These (LSU) Tigers Had A Ball At Olympic
By Dave Shedloski
San Francisco – Who knows what John Peterson’s mom said when she greeted him after the third round of the 112th U.S. Open at The Olympic Club, but you could understand if Jan Herring Peterson had simply shrugged and said, “About time.”
In one of the friendliest pairings on record, Peterson played alongside fellow Louisiana State University product David Toms in the penultimate group, and showed his older peer a little something by acing the par-3 13th hole. It was one of the few highlights for either man as they backed up and made it a difficult, though not impossible, proposition to still achieve victory on Sunday.
Playing amid cheers not only for the Tigers but also competing shoutouts for their Southeastern Conference rivals, Peterson offset five bogeys with his first career ace and a late birdie for a scrappy 2-over-par 72. He stands tied for eighth at 3-over 213.
Toms, the 2001 PGA champion, struggled all day and came in with a 76 to slip back to 215, six off the 54-hole lead held by Graeme McDowell and Jim Furyk.
“It was an enjoyable day for sure, but I think we both wish we’d have played better for each other,” said Toms, 45, of Shreveport. “It was fun. And then John made a hole-in-one. That's something he'll remember. He'll remember that forever. So it was fun for both of us.
“Well, that's consolation to a couple bad rounds – an ace.”
Peterson, 23, who won the 2011 NCAA Division I title, used a 7-iron on the hole, which was playing 181 yards. It landed on the front right portion of the green, caught the slope and glided toward the flagstick. When it went in, Peterson and his caddie, Gentry Mangun, tried to execute a chest bump that was not nearly as good as the shot they were celebrating. Toms had already started walking toward the green, but came back to give Peterson a high five.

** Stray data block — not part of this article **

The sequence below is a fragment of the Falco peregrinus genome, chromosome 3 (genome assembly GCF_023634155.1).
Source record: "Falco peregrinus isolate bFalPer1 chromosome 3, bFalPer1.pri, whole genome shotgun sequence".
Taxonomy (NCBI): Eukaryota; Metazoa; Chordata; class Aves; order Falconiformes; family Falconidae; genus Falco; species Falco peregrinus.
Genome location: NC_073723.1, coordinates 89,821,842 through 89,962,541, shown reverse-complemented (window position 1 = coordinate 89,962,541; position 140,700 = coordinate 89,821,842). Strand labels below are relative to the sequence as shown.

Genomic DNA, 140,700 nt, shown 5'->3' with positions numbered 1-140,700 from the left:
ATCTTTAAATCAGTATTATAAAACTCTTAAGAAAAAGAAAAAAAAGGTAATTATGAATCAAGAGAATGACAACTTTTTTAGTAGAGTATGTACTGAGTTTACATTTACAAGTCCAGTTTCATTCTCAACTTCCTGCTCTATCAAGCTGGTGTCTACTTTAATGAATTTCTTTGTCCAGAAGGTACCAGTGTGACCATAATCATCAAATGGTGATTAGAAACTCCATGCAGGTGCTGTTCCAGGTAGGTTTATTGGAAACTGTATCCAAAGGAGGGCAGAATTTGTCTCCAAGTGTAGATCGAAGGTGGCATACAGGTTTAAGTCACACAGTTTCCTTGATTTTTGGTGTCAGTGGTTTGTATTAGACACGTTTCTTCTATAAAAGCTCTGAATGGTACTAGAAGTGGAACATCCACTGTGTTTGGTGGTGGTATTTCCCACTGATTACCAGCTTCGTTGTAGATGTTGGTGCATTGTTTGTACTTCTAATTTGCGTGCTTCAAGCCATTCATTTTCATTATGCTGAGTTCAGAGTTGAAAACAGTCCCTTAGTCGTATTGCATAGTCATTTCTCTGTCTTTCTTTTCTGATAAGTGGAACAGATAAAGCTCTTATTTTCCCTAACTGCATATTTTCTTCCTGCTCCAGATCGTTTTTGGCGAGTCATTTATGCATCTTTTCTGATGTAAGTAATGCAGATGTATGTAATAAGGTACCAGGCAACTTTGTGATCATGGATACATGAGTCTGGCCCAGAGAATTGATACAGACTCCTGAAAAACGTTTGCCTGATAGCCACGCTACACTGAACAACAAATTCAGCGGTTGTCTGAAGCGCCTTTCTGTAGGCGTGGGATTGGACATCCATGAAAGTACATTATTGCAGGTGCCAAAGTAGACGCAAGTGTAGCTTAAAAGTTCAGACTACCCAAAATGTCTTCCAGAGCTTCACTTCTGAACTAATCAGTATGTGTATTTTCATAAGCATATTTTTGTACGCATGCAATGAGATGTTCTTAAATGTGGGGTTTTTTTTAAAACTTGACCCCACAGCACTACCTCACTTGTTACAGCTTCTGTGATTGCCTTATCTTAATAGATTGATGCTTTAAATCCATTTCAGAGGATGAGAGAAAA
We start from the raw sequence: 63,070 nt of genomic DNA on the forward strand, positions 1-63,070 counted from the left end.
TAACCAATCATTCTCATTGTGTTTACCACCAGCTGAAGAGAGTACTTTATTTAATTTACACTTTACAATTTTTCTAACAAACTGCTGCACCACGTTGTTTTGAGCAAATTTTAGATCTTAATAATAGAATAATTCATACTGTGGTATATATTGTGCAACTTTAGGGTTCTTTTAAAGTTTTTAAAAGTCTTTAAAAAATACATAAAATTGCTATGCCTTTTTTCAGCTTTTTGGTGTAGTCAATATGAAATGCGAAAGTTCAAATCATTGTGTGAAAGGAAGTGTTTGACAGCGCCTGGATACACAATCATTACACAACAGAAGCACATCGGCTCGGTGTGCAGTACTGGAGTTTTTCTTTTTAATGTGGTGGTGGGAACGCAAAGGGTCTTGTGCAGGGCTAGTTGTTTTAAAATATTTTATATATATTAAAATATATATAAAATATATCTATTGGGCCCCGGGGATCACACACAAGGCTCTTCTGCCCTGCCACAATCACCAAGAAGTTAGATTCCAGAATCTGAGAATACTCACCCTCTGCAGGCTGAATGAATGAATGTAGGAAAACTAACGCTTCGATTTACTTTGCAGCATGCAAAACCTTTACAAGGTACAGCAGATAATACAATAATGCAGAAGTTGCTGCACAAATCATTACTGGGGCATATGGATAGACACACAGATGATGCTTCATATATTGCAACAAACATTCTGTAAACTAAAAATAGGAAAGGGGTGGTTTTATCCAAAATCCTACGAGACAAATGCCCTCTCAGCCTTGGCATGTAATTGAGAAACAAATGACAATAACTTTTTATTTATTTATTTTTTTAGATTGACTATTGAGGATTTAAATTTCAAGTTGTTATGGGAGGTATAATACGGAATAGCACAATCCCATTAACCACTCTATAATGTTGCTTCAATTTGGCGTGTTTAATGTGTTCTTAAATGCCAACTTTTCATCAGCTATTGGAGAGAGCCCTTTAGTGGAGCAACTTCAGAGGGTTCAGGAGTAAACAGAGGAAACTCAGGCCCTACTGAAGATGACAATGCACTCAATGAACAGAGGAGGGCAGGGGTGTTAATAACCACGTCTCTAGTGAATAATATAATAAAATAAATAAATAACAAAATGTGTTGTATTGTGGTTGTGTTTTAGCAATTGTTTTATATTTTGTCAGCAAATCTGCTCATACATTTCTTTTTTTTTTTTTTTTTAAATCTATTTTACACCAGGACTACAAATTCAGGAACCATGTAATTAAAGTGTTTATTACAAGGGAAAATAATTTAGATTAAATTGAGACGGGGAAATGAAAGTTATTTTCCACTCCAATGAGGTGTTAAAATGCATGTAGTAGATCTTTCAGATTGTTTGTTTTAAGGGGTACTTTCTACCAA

“When it went in, man, I don't know what I did, I want to watch the replay,” said Peterson, who still lives in Baton Rouge, but grew up in Fort Worth, Texas. “I hope y'all have a replay so I can see it again. But I went nuts. I know that. I tried to chest bump my caddie and I missed and I think I hit his head. But it was really, really cool. First one ever. Being in the U.S. Open on the weekend was awesome.”
It was the first ace of the championship and the 42nd in U.S. Open history. The last hole-in-one at The Olympic Club came in 1998 and it also occurred at the 13th hole in the third round, when Chris Perry aced it from 196 yards.
As far as the cheers for the two LSU Tigers, both Toms and Peterson, who played a practice round together earlier in the week, said they quickly abandoned counting the shout-outs.
“It was cool for like two or three holes, but after that it was like, ‘Gosh, shut up,’” Peterson said with a laugh. “We got so many ‘Roll Tides’ and ‘Go Hogs’ and all that. I was fed up with it. I wanted to throw a ball at them.”
Asked if they were yelling for the Tigers or for Tiger, as in Woods, Peterson replied, “Well, we got both. I don't think they knew who I was anyway, so that was all right.”
A good round Sunday and Peterson can earn an invitation to the Masters if he’s among the top eight players and ties. But even short of that, he made an ace in the U.S. Open. That’s in the record books forever.
Dave Shedloski is an Ohio-based freelance writer whose work has previously appeared on USGA websites.